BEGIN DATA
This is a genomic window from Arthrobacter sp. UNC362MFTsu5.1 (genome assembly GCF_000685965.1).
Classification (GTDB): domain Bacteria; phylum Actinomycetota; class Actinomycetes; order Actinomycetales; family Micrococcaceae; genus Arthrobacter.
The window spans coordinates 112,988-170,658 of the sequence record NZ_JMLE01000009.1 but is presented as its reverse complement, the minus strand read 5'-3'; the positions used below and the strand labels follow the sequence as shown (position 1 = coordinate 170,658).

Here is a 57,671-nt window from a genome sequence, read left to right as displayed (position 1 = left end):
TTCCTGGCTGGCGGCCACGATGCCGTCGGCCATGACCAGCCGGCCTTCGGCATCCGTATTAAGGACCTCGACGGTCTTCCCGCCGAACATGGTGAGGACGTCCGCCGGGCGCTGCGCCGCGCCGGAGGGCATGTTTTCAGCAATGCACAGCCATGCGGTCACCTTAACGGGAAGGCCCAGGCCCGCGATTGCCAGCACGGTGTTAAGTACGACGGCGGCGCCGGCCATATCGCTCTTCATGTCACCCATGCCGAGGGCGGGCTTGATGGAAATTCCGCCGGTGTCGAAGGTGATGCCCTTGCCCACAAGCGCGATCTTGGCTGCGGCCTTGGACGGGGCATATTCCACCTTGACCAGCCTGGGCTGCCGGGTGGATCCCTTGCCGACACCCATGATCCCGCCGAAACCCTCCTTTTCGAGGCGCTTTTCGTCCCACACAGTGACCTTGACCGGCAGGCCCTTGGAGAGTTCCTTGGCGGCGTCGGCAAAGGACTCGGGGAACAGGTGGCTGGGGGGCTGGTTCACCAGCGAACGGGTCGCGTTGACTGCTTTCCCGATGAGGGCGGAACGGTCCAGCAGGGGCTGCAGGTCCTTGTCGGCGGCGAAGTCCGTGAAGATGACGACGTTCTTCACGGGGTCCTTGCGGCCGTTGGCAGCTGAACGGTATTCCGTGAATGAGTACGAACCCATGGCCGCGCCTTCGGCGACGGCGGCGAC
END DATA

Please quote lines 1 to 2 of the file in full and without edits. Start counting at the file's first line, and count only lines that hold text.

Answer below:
This is a genomic window from Arthrobacter sp. UNC362MFTsu5.1 (genome assembly GCF_000685965.1).
Classification (GTDB): domain Bacteria; phylum Actinomycetota; class Actinomycetes; order Actinomycetales; family Micrococcaceae; genus Arthrobacter.